“We’ll see who he’s going to attack! »

Inside, there are those who prefer to sit and chat about anything and everything on the scorched lawn or in the bleachers. There are also “groupies” who go wild over covers of World Cup anthems or I Gotta Feeling of the Black Eyed Peas. And others who play football in the middle of two small cages. This is precisely where Mohammad* is, leaning against one of the barriers as one does on a handrail in a rural setting. Dressed in a traditional white outfit, this Pakistani currently works in an American fast-food restaurant and earns “about 1300 riyals” (334 euros, Ed) per month. A little more than the local minimum wage, which soars to 1000 riyals. « This is my first time here.enlightens Mohammad. Tomorrow night or another night of the week I will be back to play here with friends. But I come mainly to see the match! »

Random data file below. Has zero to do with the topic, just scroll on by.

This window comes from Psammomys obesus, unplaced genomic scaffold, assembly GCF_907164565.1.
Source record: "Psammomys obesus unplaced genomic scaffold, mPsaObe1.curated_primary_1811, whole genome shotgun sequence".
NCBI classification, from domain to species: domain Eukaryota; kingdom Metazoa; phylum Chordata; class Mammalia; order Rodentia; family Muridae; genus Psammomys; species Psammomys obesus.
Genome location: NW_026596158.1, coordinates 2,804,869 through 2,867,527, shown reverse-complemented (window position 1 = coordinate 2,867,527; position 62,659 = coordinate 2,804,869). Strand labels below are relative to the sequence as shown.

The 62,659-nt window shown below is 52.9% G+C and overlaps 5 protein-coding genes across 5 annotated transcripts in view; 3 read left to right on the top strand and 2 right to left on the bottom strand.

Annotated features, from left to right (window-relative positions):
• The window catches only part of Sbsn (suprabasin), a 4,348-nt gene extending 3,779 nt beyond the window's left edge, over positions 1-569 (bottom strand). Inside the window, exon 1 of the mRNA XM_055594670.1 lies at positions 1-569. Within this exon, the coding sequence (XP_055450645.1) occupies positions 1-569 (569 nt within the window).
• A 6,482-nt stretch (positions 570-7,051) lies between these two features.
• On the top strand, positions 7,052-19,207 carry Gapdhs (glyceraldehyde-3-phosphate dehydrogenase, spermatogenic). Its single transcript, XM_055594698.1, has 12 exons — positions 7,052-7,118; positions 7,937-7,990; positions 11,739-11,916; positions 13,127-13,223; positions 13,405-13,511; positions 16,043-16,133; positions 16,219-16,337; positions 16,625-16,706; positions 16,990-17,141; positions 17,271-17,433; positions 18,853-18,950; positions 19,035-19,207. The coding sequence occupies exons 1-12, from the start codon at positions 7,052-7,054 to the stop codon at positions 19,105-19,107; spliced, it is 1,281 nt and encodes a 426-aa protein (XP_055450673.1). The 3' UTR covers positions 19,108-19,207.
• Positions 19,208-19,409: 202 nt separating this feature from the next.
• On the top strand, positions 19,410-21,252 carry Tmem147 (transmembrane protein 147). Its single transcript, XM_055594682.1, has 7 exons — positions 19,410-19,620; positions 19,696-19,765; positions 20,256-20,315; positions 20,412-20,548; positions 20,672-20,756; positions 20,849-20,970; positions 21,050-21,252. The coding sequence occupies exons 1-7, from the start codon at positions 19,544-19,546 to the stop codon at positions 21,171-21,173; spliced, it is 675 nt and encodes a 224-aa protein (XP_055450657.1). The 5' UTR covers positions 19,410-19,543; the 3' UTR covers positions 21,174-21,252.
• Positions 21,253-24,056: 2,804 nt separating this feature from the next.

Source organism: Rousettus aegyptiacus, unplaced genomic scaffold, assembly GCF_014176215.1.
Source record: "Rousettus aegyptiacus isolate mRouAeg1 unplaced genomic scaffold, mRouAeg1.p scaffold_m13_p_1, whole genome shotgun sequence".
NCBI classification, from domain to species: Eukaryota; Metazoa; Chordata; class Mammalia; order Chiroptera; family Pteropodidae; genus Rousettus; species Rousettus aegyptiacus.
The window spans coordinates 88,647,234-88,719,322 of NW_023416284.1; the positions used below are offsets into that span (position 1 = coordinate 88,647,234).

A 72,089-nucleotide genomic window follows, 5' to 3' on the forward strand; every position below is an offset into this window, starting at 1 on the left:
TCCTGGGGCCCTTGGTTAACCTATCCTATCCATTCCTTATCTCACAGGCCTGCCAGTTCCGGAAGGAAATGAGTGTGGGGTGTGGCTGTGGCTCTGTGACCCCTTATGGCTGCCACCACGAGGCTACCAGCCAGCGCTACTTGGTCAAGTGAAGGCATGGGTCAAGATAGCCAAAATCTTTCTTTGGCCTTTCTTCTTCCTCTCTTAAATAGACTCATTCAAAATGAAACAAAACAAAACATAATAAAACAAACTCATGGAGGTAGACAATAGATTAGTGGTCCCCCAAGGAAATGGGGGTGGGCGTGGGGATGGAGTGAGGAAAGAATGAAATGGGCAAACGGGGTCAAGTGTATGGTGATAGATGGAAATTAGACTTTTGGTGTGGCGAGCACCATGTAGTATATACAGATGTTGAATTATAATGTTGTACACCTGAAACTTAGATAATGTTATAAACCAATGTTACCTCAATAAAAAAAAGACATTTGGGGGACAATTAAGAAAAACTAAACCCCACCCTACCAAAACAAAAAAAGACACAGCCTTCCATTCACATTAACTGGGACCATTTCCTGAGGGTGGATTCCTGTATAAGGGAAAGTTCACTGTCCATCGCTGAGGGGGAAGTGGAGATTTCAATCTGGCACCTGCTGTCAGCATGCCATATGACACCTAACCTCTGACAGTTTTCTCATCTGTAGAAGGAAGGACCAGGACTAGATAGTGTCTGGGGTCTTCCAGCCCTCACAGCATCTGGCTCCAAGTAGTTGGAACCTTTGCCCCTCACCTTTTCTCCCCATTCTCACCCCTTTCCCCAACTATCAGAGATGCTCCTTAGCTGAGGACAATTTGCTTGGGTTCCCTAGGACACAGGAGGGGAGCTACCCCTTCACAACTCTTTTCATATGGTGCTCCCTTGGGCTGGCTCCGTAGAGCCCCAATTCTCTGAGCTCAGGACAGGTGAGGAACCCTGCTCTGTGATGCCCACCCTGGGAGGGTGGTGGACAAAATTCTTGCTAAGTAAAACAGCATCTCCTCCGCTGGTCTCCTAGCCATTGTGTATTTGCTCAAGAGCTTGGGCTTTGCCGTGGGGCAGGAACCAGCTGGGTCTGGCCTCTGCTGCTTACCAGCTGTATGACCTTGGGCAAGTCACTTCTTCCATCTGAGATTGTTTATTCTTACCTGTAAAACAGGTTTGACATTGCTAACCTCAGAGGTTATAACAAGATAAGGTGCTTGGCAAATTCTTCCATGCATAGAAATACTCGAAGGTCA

The match, precisely, between Spain and Germany, finally begins. Everyone goes back to their seat or their piece of land, the balls are picked up by members of the staff who take care of the enclosure, and silence falls. A few cries escape from the entrance, when Dani Olmo sees his masterpiece annihilated by Manuel Neuer. There is no doubt that a major part of the audience supports Germany. When Antonio Rüdiger thinks he is scoring with a header, some get up and start dancing. Two Nepalese are more distracted and observe a beetle coming in their direction. “We’ll see who he’s going to attack! », loose the oldest of the two, hilarious. They too support Germany for a simple reason: “Spain has already won a match in this World Cup! » Unstoppable argument.

Draw, Hitler and giant screen